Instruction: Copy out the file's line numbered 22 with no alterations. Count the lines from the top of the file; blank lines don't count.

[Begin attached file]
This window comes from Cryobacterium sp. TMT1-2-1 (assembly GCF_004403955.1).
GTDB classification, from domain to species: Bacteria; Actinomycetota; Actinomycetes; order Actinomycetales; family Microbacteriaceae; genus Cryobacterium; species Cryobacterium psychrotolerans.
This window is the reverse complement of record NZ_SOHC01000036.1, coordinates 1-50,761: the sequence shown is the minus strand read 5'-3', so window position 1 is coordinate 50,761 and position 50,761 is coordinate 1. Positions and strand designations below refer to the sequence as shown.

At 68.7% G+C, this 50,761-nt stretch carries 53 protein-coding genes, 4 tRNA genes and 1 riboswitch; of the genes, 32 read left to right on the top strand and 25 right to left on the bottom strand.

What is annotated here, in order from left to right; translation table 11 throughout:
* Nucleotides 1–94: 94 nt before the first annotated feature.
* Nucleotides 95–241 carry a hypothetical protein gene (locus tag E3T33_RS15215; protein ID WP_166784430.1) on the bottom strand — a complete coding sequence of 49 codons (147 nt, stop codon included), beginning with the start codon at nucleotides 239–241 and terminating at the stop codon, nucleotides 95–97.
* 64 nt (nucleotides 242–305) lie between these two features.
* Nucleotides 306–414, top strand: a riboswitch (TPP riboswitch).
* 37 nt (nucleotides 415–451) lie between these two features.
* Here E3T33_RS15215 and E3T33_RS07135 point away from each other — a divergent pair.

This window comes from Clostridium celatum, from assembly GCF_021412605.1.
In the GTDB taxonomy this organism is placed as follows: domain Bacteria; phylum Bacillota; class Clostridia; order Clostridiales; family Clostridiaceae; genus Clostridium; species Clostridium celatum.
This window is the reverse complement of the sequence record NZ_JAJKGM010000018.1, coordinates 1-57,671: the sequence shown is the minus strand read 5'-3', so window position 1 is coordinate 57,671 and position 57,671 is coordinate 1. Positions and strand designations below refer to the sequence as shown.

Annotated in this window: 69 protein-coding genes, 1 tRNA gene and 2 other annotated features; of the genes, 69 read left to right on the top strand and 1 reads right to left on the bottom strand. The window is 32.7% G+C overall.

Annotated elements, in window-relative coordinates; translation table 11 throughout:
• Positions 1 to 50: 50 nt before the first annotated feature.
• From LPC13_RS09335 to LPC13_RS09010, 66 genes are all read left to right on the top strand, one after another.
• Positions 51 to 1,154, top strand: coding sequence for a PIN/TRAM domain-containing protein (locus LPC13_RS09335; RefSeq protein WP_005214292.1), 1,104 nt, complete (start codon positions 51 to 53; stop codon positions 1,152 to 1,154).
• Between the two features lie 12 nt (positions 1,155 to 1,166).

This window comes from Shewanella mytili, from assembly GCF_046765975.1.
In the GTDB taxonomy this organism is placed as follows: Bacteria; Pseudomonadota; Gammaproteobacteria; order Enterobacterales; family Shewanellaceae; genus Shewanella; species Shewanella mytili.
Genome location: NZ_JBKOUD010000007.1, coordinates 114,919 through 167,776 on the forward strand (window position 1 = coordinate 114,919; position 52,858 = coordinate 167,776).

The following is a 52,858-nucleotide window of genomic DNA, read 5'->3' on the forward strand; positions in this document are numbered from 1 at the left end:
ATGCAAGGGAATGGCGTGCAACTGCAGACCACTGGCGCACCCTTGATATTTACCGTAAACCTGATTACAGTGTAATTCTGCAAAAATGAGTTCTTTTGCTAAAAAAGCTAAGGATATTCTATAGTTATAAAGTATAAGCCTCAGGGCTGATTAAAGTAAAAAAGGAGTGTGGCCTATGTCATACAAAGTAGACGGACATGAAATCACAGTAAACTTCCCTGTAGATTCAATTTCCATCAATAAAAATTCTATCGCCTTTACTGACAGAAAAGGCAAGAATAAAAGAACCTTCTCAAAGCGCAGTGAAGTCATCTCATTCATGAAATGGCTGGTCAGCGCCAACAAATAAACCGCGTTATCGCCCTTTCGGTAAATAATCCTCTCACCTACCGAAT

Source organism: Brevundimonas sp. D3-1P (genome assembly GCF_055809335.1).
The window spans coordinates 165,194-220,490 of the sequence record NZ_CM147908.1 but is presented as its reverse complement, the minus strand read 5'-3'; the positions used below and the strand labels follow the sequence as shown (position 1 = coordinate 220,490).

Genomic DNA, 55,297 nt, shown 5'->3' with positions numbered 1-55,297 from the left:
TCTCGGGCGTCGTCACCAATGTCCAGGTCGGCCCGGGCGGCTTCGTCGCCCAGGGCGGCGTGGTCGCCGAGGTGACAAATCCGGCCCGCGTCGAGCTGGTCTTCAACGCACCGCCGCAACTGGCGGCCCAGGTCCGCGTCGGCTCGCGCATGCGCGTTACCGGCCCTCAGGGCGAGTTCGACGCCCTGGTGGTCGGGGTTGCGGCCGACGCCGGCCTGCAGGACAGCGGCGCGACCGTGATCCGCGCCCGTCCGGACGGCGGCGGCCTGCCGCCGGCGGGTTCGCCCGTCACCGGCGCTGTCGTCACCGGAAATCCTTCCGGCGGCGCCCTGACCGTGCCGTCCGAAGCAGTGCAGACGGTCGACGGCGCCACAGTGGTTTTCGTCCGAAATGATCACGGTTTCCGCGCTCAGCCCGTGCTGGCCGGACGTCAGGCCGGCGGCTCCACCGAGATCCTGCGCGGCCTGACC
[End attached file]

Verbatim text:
In the GTDB taxonomy this organism is placed as follows: Bacteria; Pseudomonadota; Gammaproteobacteria; order Enterobacterales; family Shewanellaceae; genus Shewanella; species Shewanella mytili.